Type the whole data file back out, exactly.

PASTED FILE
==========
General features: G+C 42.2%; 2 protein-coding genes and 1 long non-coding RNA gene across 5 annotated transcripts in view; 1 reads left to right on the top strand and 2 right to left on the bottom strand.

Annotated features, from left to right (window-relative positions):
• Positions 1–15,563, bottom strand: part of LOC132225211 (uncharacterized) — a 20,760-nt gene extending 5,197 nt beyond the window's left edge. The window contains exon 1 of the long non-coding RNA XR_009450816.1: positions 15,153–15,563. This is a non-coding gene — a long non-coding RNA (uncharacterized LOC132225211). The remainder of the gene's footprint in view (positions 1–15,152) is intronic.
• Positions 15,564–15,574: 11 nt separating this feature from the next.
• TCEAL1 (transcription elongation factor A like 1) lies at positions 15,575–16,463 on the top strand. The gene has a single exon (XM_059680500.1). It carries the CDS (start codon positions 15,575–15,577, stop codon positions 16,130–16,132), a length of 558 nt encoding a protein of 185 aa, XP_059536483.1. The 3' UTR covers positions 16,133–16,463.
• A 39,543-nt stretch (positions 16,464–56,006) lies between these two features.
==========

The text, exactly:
General features: G+C 42.2%; 2 protein-coding genes and 1 long non-coding RNA gene across 5 annotated transcripts in view; 1 reads left to right on the top strand and 2 right to left on the bottom strand.

Annotated features, from left to right (window-relative positions):
• Positions 1–15,563, bottom strand: part of LOC132225211 (uncharacterized) — a 20,760-nt gene extending 5,197 nt beyond the window's left edge. The window contains exon 1 of the long non-coding RNA XR_009450816.1: positions 15,153–15,563. This is a non-coding gene — a long non-coding RNA (uncharacterized LOC132225211). The remainder of the gene's footprint in view (positions 1–15,152) is intronic.
• Positions 15,564–15,574: 11 nt separating this feature from the next.
• TCEAL1 (transcription elongation factor A like 1) lies at positions 15,575–16,463 on the top strand. The gene has a single exon (XM_059680500.1). It carries the CDS (start codon positions 15,575–15,577, stop codon positions 16,130–16,132), a length of 558 nt encoding a protein of 185 aa, XP_059536483.1. The 3' UTR covers positions 16,133–16,463.
• A 39,543-nt stretch (positions 16,464–56,006) lies between these two features.